In April 2009, JH, a 17 year old recent immigrant from Jamaica, was diagnosed with aggressive form of bone cancer, a condition said to be life threatening. JH requested to spend time with his father, OH, a citizen of Jamaica with whom he had lived before moving to the United States.

When OH learned of his son’s condition, he immediately applied for a travel visa to travel to the United States to see his ailing son. OH’s application was denied. IPU appealed the decision, but unfortunately, the appeal was unsuccessful.

Committed to assisting the client, IPU enlisted the assistance of U.S. Senator Kirsten Gillibrand. With the Senator’s advocacy, OH was finally granted the travel visa. On May 20, OH arrived in New York and was rushed to the hospital to be reunited with his son.

In 1997, Ms. FB, a citizen of the Republic of Guinea, entered the United States with a travel visa. She overstayed her visa and remained in the country. 11 years later she married the father of her four children, who later became a United States Citizen.

Although Ms. FB had entered the US with her passport and visa intact, all of her travel documents were stolen shortly after her arrival. In order for her to get a green card, Ms. FB needed to show that she entered the United States legally.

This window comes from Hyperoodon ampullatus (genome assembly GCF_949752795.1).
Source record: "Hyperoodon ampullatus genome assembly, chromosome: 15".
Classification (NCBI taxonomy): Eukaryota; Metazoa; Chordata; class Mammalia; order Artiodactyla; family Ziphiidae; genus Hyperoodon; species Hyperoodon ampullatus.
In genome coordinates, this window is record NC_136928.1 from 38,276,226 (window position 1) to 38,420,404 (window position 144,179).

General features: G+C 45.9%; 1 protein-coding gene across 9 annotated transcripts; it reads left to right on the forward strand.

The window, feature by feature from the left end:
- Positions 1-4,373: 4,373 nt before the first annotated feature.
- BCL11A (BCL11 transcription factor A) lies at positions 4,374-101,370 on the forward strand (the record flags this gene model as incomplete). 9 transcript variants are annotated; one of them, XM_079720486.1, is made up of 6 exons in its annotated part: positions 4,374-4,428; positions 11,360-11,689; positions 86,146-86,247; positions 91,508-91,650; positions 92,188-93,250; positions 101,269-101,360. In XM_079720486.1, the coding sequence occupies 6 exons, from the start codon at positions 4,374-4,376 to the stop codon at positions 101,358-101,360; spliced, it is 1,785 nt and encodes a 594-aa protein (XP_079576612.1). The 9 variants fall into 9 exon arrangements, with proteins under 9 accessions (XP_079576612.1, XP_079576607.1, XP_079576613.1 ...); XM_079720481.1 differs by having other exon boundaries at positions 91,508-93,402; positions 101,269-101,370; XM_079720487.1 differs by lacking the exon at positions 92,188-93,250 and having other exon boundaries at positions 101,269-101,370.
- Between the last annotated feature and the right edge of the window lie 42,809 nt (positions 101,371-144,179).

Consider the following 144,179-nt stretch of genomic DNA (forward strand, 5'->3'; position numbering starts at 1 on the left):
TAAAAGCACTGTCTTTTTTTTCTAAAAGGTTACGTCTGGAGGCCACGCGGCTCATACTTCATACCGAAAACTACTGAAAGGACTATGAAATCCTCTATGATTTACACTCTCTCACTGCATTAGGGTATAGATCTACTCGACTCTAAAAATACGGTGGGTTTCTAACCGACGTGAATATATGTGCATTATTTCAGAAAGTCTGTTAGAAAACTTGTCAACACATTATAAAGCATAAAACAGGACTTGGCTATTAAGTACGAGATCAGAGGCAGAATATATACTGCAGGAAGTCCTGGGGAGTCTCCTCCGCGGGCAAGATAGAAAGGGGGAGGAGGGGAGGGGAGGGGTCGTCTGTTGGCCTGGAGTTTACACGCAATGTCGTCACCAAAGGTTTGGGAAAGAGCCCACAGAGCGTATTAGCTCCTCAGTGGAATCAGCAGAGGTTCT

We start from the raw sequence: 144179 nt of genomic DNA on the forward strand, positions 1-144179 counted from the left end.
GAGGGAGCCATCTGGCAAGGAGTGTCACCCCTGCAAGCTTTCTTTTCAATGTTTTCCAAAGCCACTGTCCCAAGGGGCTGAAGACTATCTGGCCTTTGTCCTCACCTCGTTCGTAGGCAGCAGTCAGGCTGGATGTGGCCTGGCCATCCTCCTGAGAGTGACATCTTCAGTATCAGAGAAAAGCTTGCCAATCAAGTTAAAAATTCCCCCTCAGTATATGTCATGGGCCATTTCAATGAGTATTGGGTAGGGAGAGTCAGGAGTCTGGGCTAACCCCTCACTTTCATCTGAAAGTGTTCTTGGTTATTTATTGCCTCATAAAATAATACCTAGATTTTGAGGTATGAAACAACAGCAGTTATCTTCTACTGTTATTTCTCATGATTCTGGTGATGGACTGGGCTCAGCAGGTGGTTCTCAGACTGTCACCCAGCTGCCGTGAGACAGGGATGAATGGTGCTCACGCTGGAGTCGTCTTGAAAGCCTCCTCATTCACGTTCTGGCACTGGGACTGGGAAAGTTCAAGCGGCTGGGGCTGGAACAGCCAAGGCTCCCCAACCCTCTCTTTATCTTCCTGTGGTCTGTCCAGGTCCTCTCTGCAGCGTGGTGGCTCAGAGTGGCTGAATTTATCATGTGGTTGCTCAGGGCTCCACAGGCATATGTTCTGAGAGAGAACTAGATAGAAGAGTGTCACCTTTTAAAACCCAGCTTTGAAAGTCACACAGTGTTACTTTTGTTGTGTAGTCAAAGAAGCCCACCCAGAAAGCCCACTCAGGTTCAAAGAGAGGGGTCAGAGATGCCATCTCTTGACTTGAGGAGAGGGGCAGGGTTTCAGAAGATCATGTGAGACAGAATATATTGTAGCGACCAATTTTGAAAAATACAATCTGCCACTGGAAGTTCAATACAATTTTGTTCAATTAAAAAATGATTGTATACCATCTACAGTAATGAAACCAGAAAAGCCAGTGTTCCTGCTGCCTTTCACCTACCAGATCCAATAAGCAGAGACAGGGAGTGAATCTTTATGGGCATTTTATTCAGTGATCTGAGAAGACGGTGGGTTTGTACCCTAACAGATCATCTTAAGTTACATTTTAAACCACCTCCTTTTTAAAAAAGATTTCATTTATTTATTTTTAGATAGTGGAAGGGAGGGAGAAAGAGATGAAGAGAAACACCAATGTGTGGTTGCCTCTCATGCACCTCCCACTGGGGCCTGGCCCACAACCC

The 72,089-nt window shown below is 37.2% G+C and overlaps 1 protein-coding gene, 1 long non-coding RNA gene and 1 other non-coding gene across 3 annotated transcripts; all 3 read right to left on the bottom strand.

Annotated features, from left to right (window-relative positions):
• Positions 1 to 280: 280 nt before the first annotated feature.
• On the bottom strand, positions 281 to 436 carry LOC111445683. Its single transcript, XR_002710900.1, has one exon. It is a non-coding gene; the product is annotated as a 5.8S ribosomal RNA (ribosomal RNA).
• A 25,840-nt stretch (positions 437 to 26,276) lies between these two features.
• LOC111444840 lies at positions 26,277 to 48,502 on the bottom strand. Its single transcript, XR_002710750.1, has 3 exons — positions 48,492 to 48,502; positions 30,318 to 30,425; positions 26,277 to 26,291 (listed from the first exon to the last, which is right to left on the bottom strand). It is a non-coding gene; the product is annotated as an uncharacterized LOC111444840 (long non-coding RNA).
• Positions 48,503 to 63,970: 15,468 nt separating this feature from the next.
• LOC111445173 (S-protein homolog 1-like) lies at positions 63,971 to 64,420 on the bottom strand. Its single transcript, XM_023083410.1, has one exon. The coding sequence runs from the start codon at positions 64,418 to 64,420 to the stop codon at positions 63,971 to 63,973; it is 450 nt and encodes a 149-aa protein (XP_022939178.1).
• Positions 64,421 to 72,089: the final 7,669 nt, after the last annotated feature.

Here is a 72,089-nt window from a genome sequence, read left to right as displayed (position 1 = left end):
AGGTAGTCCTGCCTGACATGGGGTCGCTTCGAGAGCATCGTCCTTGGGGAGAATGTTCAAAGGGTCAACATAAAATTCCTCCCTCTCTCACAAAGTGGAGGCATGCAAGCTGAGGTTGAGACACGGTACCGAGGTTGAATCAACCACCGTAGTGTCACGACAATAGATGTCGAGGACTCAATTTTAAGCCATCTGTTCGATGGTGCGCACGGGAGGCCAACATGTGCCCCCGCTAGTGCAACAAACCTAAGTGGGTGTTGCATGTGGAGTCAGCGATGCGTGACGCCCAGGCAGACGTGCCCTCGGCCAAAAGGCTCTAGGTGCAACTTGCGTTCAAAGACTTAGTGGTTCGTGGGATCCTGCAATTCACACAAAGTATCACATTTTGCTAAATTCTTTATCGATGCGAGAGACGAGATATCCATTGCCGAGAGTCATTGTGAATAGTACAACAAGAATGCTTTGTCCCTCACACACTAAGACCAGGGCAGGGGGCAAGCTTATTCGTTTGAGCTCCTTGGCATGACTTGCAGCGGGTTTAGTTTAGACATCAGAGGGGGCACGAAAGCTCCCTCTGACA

Franca Kaloko of the IPU intervened just in time. Prior to her meeting with the Immigrant Protection Unit, Ms. FB had been told that she would need to leave the United States in order to adjust her status. IPU advised her against that option. Had she left the country, her unlawful presence in the United States prior to her marriage would have barred her from re-entering the country for ten years.

On June 17, 2009, Ms. Kaloko received the approval notice for Ms. FB’s replacement arrival and departure record. Ms. FB will be able to continue residing in the United States and is now eligible to adjust her status to that of a permanent resident.